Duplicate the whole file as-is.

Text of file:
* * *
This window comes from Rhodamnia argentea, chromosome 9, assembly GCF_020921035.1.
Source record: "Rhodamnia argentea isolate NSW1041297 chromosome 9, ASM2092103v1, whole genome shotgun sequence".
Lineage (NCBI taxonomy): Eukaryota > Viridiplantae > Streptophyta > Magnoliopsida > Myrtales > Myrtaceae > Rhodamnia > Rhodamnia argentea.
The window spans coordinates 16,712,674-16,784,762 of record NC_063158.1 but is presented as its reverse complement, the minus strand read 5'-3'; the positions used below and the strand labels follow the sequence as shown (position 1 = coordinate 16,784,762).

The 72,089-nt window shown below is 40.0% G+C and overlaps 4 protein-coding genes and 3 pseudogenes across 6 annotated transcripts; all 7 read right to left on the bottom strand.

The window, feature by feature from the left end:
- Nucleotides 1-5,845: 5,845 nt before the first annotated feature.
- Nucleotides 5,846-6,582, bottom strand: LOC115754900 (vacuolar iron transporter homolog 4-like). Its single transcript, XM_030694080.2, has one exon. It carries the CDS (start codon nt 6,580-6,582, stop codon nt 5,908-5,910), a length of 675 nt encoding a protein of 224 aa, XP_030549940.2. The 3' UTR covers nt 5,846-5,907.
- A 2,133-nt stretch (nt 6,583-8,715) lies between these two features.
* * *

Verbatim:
This window comes from Rhodamnia argentea, chromosome 9, assembly GCF_020921035.1.
Source record: "Rhodamnia argentea isolate NSW1041297 chromosome 9, ASM2092103v1, whole genome shotgun sequence".
Lineage (NCBI taxonomy): Eukaryota > Viridiplantae > Streptophyta > Magnoliopsida > Myrtales > Myrtaceae > Rhodamnia > Rhodamnia argentea.
The window spans coordinates 16,712,674-16,784,762 of record NC_063158.1 but is presented as its reverse complement, the minus strand read 5'-3'; the positions used below and the strand labels follow the sequence as shown (position 1 = coordinate 16,784,762).

The 72,089-nt window shown below is 40.0% G+C and overlaps 4 protein-coding genes and 3 pseudogenes across 6 annotated transcripts; all 7 read right to left on the bottom strand.

The window, feature by feature from the left end:
- Nucleotides 1-5,845: 5,845 nt before the first annotated feature.
- Nucleotides 5,846-6,582, bottom strand: LOC115754900 (vacuolar iron transporter homolog 4-like). Its single transcript, XM_030694080.2, has one exon. It carries the CDS (start codon nt 6,580-6,582, stop codon nt 5,908-5,910), a length of 675 nt encoding a protein of 224 aa, XP_030549940.2. The 3' UTR covers nt 5,846-5,907.
- A 2,133-nt stretch (nt 6,583-8,715) lies between these two features.